Ejnar Hertzspung sketched his first luminosoty-color diagram of star clusters in 1908. German astronomer Hans Rosenberg, who likely knew of Hertzsprung's work, published such a diagram in 1910, and Hertzsprung himself published several in 1911. At the time, he was an unknown. In contrast, Henry Norris Russell was one of America's foremost astronomers. In 1913, unaware of Hertzsprung's work, he plotted his own diagram. Because of Russell's prestige, astronomers first called the plot the Russell diagram, then the Russell-Hertzsprung diagram and finally—getting the historical order right—the Hertzsprung-Russell diagram.What a plot!
The H-R diagrams is a plot of the visual luminosity versus the surface temperature of stars including supergiants, white and brown dwarfs and, of course, our sun [2.1, 3]. The main groups of clustered or roughly lined-up stars in the diagram represent supergiants, giants, main sequence stars and white dwarfs. The H-R diagram is a vital pattern recognition tool to explore similarities and differences between stars and to compare some of their properties. With the help of the H-R diagram, for example, you can check your understanding of the life cycle of a star .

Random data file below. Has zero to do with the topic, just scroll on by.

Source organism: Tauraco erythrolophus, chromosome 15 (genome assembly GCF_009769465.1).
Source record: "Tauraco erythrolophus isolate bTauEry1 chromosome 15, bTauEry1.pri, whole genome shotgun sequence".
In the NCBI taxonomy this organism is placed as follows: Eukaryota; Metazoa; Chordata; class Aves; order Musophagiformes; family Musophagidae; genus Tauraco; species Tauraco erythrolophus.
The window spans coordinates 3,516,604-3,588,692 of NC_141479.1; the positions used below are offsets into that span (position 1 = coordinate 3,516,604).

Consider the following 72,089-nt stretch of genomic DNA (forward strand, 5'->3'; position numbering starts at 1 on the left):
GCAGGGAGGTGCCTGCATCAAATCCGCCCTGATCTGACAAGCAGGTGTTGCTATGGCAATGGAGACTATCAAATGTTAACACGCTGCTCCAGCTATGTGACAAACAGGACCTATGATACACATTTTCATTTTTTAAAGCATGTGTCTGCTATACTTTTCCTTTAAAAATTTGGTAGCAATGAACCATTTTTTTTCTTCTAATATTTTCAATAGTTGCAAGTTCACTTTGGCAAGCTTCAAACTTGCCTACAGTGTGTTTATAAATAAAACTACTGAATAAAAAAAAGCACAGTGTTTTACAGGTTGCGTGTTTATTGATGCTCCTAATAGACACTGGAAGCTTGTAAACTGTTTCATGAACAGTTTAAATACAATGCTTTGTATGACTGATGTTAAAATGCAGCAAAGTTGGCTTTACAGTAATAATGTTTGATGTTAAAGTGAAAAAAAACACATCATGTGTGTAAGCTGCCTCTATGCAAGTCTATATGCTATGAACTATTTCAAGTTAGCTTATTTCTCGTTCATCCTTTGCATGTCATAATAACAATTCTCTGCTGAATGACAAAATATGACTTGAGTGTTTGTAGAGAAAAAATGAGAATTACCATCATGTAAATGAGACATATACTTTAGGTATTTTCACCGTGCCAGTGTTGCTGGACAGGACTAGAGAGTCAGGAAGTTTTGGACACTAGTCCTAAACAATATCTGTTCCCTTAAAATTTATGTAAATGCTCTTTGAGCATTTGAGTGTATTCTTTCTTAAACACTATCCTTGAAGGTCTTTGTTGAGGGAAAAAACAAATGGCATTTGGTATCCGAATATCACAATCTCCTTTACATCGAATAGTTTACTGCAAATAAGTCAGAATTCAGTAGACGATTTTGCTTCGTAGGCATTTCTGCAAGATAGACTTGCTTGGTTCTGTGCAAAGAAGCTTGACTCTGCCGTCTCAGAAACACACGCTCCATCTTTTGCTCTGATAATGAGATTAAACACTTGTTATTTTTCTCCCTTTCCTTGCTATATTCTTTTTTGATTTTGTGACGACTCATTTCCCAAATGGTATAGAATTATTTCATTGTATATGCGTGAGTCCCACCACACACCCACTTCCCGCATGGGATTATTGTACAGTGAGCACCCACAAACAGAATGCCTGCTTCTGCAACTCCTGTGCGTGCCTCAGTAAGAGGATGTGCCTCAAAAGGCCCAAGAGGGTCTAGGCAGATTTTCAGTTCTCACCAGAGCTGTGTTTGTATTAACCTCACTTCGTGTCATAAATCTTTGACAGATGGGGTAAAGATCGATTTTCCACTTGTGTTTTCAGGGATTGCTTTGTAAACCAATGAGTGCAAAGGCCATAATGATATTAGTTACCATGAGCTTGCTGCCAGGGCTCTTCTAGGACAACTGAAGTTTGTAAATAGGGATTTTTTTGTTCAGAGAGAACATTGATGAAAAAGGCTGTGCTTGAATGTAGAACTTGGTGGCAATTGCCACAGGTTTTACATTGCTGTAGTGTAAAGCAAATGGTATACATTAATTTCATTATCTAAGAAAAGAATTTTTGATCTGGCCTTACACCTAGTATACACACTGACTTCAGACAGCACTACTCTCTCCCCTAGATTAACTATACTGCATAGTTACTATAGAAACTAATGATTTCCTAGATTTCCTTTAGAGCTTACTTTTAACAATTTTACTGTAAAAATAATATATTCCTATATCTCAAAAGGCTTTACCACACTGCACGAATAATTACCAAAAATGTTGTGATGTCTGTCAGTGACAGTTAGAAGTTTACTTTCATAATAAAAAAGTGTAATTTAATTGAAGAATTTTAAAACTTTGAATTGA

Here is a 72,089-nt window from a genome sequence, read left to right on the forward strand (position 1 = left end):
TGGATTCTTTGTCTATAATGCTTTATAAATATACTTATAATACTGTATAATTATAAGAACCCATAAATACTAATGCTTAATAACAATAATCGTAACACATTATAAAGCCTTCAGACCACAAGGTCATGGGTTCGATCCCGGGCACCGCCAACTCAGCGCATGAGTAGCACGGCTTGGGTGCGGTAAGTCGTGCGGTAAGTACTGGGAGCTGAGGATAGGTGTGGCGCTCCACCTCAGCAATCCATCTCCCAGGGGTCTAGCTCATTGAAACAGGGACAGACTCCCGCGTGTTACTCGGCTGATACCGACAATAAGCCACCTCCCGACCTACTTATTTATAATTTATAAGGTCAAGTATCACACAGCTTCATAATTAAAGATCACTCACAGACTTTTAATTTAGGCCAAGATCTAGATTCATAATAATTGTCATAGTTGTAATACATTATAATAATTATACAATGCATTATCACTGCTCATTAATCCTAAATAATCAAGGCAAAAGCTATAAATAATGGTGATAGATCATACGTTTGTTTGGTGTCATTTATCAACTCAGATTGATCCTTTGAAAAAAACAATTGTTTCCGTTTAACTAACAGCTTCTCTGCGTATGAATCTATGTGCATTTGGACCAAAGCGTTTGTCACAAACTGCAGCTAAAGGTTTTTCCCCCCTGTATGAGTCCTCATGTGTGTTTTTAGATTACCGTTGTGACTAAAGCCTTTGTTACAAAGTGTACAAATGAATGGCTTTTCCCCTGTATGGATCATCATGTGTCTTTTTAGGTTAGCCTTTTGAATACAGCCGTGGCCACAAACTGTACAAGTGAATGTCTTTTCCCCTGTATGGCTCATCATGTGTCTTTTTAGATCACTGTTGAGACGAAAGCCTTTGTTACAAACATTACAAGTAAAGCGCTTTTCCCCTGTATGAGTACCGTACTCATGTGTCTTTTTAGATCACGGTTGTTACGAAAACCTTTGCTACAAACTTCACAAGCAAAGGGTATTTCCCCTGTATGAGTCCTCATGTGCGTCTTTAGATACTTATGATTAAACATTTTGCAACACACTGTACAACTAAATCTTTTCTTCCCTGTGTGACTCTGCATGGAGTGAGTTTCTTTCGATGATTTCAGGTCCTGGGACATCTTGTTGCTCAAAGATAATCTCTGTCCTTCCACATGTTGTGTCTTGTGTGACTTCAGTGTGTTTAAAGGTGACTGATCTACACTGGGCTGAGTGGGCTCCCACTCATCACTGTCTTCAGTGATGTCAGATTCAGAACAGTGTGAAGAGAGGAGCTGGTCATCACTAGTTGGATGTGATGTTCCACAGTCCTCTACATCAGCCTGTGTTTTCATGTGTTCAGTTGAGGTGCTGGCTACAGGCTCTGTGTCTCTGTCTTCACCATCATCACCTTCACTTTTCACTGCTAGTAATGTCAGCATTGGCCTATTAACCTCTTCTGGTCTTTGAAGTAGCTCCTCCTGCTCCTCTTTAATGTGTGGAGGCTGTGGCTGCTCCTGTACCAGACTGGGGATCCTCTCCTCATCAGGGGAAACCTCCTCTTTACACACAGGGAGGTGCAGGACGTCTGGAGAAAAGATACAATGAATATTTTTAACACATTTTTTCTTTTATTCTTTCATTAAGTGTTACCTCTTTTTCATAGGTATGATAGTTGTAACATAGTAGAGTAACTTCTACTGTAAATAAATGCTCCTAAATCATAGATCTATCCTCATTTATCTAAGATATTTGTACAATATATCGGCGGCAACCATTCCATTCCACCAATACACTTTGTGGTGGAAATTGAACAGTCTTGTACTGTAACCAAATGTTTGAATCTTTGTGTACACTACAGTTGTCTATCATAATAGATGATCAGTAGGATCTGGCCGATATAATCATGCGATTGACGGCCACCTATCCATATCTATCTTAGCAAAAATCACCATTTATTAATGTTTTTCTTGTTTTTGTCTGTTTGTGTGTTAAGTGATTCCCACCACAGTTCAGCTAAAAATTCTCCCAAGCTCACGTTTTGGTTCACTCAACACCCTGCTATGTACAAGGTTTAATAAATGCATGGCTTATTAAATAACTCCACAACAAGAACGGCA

Autorenkollektiv: Lexikon der Naturwissenschaftler. Spektrum Akademischer Verlag, Heidelberg•Berlin, 2000.
 Ken Croswell: The Periodic Table of the Cosmos. Sci. Am. July 2011, 305 (1), 44-49. DOI: dx.doi.org/10.1038/scientificamerican0711-44.
[2.1] A User's Guide to the H-R Diagram: www.nature.com/scientificamerican/journal/v305/n1/box/scientificamerican0711-44_BX1.html.
 Hertzsprung-Russel Diagram: cassfos02.ucsd.edu/public/tutorial/HR.html.
 Hertzsprung-Russel Diagram: aspire.cosmic-ray.org/labs/star_life/hr_diagram.html.